Thousands of prisoners will be able to make calls from their cells as part a government plan to reduce violence and stem the flow of illegal mobile phones in jails across England and Wales.
Justice Secretary David Gauke is today due to unveil a £30m package of measures aimed at improving safety, security and decency in jails.
Prison bosses say the in-cell phones, which will be subject to strict security measures, will end clashes between prisoners fighting over public phones and illicit handsets. “All calls, which will continue to be paid for by prisoners, will be recorded and they must be to phone numbers on an approved list,” reports the BBC.
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The scheme, already in place at 20 prisons, is to be extended to a further 20 over the next two years, at a cost of £7m.
The plan comes in response to a report by Tory peer Lord Farmer last year that found good family relationships is a key factor in reducing reoffending rates.
At an event this afternoon at the Centre for Social Justice, in London, Gauke is due to say: “Decency also extends to how we treat prisoners – fairly and consistently, with time out of their cells, activities, and the opportunity to maintain family relationships.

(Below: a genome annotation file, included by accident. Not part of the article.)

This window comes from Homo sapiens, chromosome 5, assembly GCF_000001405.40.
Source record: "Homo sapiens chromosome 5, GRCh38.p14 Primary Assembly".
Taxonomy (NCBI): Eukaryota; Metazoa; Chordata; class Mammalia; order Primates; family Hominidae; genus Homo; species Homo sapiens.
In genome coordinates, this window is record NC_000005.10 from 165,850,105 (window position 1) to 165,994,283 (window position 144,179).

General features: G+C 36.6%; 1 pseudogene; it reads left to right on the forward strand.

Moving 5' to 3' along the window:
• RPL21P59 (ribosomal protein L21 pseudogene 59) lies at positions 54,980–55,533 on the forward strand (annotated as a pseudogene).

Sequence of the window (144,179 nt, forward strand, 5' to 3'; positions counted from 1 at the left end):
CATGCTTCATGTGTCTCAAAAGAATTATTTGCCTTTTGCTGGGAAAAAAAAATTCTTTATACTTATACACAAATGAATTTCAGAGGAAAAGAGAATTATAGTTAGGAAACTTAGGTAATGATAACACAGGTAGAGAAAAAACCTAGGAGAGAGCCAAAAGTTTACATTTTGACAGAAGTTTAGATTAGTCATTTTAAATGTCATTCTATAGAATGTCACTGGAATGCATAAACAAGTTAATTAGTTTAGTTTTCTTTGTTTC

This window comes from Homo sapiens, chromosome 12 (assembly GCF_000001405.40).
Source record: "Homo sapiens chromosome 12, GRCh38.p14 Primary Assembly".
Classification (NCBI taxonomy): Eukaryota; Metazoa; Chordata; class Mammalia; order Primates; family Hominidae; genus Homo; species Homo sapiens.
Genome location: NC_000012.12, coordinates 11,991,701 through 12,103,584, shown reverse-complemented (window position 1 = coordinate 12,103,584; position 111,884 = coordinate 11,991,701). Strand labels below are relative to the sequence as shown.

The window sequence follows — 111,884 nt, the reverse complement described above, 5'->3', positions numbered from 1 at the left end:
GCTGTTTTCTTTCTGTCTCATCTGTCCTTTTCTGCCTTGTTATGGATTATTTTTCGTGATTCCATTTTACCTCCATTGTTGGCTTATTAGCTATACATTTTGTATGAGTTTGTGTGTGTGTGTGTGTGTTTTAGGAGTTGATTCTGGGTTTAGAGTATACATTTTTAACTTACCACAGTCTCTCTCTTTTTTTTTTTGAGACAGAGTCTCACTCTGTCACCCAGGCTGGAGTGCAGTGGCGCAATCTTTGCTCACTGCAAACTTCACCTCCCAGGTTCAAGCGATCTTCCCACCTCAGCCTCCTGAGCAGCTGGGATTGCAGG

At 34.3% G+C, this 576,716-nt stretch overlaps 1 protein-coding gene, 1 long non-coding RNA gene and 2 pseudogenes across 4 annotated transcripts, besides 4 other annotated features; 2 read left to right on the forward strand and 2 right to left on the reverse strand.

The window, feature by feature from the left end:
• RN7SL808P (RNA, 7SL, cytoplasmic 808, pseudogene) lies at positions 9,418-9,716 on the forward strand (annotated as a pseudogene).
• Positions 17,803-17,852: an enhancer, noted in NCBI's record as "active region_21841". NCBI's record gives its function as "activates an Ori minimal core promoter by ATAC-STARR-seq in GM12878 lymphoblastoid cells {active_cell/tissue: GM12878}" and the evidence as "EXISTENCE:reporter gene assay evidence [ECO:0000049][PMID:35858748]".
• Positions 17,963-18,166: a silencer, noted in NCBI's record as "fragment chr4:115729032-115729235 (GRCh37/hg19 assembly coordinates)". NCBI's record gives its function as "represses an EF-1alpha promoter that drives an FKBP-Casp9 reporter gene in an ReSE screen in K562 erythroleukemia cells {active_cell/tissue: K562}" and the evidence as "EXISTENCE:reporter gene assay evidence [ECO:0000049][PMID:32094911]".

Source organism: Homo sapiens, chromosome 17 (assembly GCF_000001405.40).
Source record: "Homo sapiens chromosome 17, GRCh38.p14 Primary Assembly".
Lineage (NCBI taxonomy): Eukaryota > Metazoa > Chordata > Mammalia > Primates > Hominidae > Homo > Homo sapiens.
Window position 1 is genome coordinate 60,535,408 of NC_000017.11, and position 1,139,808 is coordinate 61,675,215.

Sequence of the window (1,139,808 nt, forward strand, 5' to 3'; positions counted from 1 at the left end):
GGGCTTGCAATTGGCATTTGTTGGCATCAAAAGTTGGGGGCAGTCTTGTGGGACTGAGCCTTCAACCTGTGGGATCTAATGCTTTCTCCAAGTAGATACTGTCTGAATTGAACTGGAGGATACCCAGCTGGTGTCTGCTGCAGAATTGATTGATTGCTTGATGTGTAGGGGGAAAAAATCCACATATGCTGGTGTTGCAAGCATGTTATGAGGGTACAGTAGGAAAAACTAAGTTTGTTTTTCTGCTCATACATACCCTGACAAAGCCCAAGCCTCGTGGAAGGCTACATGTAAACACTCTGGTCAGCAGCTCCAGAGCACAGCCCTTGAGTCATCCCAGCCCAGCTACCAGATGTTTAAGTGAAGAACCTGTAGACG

“As Lord Farmer made clear in his ground-breaking review last year, supportive relationships are critical to achieving rehabilitation.”
The Inspectorate of Prisons last year praised HMP Altcourse in Liverpool for installing phones in cells, noting that it was “bucking the trend” of rising violence.
John McLaughlin, director of the privately run Oakwood prison in Wolverhampton, which also allows calls from some of its cells, has welcomed the new initiative.
“Anything that enhances the contact between a prisoner and his family or loved ones is vital,” he said. “I’ve worked in prisons where telephony is available on the landings, there’s a queuing system, people can’t get the contact with their loved ones at the appropriate time of day.”
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